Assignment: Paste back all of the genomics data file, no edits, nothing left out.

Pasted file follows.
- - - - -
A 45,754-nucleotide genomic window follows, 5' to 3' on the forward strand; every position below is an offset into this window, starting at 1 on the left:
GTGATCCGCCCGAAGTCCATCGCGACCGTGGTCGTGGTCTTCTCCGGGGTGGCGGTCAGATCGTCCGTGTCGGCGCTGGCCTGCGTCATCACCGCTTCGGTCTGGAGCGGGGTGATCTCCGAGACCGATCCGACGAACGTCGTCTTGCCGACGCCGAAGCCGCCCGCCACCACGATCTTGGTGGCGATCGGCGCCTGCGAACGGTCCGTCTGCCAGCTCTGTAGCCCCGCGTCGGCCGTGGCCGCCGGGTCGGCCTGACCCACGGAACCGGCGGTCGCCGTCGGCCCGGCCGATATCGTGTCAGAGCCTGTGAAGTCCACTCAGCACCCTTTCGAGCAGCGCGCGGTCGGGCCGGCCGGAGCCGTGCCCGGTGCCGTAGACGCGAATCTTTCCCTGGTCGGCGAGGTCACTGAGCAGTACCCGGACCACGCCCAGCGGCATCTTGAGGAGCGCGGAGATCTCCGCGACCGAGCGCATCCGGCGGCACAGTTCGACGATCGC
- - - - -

A 45,754-nucleotide genomic window follows, 5' to 3' on the forward strand; every position below is an offset into this window, starting at 1 on the left:
GTGATCCGCCCGAAGTCCATCGCGACCGTGGTCGTGGTCTTCTCCGGGGTGGCGGTCAGATCGTCCGTGTCGGCGCTGGCCTGCGTCATCACCGCTTCGGTCTGGAGCGGGGTGATCTCCGAGACCGATCCGACGAACGTCGTCTTGCCGACGCCGAAGCCGCCCGCCACCACGATCTTGGTGGCGATCGGCGCCTGCGAACGGTCCGTCTGCCAGCTCTGTAGCCCCGCGTCGGCCGTGGCCGCCGGGTCGGCCTGACCCACGGAACCGGCGGTCGCCGTCGGCCCGGCCGATATCGTGTCAGAGCCTGTGAAGTCCACTCAGCACCCTTTCGAGCAGCGCGCGGTCGGGCCGGCCGGAGCCGTGCCCGGTGCCGTAGACGCGAATCTTTCCCTGGTCGGCGAGGTCACTGAGCAGTACCCGGACCACGCCCAGCGGCATCTTGAGGAGCGCGGAGATCTCCGCGACCGAGCGCATCCGGCGGCACAGTTCGACGATCGC